The cultural conformity of establishment evangelicalism distressed many earnest evangelical students at the time of the racial and Watergate crises, and they began to enunciate socio-ethical imperatives. The Jesus movement, moreover, called for a life-style that lifted believers above the prevalent secular love of money. Criticism of secular capitalism, of racial inequities, and of mounting military budgets in an era of widespread poverty issued in the founding of magazines such as The Other Side, Post-American (now Sojourners), and The Wittenburg Door. Some spokesmen showed evident sympathy for democratic socialism, and several approve certain forms of violence to achieve social change.

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Meeting over Thanksgiving, 1973, a coalition now known as Evangelicals For Social Action issued the Chicago Declaration, which with a vigor uncharacteristic of the evangelical establishment indicts injustices on the American scene. They emphasized that evangelicals and others have social duties to one another irrespective of religious beliefs, and that promoting social justice is everyone’s responsibility.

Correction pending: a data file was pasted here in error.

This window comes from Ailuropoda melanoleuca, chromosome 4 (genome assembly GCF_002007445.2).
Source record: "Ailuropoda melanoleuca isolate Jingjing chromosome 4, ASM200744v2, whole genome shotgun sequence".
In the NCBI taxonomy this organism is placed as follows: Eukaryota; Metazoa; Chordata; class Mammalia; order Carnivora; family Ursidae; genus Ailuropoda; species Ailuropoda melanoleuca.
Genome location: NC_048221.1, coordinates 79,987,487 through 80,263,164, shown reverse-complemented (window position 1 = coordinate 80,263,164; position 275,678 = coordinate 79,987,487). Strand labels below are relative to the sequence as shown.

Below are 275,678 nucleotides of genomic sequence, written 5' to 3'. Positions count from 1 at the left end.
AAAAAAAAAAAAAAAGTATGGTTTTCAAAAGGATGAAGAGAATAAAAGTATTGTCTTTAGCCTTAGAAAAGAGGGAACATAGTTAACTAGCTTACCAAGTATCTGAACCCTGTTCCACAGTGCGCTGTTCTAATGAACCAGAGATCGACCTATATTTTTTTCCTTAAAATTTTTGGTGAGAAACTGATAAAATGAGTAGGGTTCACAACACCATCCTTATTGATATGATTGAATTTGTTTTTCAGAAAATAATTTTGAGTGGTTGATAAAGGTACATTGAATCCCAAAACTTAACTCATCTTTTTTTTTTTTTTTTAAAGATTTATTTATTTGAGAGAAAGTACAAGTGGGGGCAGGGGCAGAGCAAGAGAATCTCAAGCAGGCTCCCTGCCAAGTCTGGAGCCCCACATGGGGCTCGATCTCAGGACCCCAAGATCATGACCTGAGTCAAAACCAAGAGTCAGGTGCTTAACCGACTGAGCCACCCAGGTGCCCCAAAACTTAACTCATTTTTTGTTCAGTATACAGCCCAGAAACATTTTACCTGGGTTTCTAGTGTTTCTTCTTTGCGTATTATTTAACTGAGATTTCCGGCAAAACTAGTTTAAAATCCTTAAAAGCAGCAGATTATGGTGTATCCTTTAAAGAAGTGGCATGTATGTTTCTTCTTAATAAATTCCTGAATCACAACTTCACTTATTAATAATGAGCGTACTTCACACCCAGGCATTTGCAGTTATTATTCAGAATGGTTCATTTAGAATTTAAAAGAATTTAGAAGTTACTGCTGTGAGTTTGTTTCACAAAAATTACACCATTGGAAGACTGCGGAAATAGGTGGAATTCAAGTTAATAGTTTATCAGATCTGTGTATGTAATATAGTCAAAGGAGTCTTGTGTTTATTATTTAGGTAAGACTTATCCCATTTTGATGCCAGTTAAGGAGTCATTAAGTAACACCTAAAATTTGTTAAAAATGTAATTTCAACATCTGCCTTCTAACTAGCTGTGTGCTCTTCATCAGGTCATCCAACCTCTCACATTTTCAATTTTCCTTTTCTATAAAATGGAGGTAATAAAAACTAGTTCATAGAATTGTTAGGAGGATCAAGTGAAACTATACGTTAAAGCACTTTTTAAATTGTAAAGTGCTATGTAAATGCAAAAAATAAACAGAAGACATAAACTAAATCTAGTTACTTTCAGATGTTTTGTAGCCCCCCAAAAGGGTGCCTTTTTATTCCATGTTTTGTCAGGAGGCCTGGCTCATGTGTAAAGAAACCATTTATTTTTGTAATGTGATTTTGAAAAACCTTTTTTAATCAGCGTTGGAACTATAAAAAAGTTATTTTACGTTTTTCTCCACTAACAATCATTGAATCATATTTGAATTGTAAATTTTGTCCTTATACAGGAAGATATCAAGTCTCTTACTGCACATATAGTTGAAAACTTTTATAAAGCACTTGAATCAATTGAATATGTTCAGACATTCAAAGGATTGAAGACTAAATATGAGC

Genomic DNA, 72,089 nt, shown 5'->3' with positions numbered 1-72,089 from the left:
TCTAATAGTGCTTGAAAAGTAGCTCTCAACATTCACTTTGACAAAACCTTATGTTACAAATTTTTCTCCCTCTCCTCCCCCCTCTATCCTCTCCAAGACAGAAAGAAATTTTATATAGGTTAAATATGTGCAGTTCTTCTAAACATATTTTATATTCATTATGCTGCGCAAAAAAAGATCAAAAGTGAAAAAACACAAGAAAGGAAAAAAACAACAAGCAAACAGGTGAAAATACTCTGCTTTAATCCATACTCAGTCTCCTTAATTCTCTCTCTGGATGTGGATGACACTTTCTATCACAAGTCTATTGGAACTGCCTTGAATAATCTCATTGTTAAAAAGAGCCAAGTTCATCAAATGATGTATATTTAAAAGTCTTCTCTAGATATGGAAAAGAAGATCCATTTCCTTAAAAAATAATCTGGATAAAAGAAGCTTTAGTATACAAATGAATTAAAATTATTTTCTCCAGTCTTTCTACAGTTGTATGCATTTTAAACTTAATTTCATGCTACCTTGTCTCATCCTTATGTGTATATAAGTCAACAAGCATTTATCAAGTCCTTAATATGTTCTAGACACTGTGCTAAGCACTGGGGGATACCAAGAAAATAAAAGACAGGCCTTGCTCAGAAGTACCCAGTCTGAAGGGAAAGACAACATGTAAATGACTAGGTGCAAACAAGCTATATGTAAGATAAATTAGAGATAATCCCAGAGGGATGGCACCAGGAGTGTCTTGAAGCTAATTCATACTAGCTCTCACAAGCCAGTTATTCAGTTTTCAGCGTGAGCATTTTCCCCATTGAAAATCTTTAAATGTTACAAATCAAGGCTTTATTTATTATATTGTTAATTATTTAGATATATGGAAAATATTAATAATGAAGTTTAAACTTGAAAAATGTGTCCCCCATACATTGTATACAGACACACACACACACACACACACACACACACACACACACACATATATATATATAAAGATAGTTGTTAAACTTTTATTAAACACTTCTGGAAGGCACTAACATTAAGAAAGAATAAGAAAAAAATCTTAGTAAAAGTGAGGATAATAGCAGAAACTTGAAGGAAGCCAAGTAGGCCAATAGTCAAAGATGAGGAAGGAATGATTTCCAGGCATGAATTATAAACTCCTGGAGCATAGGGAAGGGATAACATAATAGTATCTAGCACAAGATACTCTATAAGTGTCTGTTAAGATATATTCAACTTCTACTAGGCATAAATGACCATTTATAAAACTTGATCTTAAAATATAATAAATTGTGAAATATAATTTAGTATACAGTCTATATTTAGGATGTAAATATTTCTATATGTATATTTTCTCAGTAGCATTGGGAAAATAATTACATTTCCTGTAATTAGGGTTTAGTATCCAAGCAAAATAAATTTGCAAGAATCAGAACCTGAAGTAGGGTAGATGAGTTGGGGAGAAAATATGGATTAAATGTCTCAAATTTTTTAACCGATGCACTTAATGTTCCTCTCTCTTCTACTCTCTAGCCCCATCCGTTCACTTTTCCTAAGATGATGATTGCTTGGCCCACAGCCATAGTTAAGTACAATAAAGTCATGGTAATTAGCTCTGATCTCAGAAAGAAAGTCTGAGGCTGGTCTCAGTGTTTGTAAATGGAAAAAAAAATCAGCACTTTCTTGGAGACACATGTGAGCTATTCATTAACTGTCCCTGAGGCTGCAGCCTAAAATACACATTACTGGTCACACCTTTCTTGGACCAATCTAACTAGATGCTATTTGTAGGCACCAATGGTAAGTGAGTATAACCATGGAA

The cohesion of this vanguard is increasingly threatened, however, and its future seems unsure. While the young activists hold divergent views of Scripture, they share the verities of the early Christian creeds and insist on personal regeneration. But like the Jesus movement, they are plagued by evangelical independence and lack a sense of larger Christian community. Participants tend to be committed to a particular area of need rather than to a comprehensive life-world view; they push for support of their own special interests in disregard of significant dissent, show a tendency to urge a legalistic imposition of goals where possible, and on the whole harbor exaggerated expectations of the socio-political arena.

The loose cooperative character of this thrust has most recently been further strained by the charges of William Bentley, president of the National Black Evangelical Association. Ignoring antiracist efforts already represented in the alliance, Bentley accuses the group of racism in mood, structure, method, and theology. Inasmuch as the 1975 workshop lost focus on any long-term function and reached no consensus on an undergirding theological statement and model for social action, let alone on any united program, some observers sense the beginning of the end.